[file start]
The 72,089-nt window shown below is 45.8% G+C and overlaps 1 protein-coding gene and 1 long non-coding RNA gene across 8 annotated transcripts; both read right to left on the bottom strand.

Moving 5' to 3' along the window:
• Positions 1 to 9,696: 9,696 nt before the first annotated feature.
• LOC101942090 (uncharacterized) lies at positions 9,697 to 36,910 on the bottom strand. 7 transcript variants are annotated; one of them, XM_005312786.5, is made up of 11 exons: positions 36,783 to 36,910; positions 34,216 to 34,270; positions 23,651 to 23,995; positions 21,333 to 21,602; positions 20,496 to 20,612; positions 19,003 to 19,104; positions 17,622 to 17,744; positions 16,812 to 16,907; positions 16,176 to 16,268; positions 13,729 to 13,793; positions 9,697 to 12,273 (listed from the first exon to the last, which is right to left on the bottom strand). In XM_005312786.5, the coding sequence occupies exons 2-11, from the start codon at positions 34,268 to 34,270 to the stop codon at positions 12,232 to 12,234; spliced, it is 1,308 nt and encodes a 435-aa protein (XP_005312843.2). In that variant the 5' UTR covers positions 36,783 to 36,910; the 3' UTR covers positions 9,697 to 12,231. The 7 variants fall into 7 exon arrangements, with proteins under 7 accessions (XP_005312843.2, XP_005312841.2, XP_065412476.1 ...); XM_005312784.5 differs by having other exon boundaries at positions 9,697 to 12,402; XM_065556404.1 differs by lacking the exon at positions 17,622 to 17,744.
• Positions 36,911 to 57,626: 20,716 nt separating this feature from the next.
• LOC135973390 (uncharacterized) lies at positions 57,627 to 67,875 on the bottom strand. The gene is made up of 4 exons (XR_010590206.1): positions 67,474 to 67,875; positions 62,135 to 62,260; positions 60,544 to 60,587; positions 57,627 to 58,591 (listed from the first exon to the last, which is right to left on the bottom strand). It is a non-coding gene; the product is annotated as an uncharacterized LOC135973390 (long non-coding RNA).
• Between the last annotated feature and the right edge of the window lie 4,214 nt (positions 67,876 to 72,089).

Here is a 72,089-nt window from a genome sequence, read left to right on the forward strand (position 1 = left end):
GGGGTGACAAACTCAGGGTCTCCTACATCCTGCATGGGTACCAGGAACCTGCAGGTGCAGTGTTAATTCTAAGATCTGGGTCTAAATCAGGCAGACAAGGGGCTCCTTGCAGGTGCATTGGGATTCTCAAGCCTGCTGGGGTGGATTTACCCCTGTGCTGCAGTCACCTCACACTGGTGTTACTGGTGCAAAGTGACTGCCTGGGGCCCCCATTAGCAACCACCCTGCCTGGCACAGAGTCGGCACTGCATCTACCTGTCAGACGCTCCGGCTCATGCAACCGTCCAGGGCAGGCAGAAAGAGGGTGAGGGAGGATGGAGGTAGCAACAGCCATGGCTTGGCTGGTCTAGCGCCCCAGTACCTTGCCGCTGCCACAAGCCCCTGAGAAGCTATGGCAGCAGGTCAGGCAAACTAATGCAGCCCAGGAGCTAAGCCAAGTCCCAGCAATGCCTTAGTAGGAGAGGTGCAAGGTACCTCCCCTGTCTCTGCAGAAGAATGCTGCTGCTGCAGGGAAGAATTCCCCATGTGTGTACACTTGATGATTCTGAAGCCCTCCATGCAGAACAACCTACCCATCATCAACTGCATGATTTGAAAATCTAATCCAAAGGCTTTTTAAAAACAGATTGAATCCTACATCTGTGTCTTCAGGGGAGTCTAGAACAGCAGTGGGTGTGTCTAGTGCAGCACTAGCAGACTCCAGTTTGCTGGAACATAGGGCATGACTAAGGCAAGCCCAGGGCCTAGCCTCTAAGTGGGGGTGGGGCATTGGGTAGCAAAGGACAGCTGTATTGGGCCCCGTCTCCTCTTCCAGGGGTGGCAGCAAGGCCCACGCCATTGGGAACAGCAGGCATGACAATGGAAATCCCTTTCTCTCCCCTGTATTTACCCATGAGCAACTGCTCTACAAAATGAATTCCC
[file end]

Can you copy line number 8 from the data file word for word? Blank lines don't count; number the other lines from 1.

Here is a 72,089-nt window from a genome sequence, read left to right on the forward strand (position 1 = left end):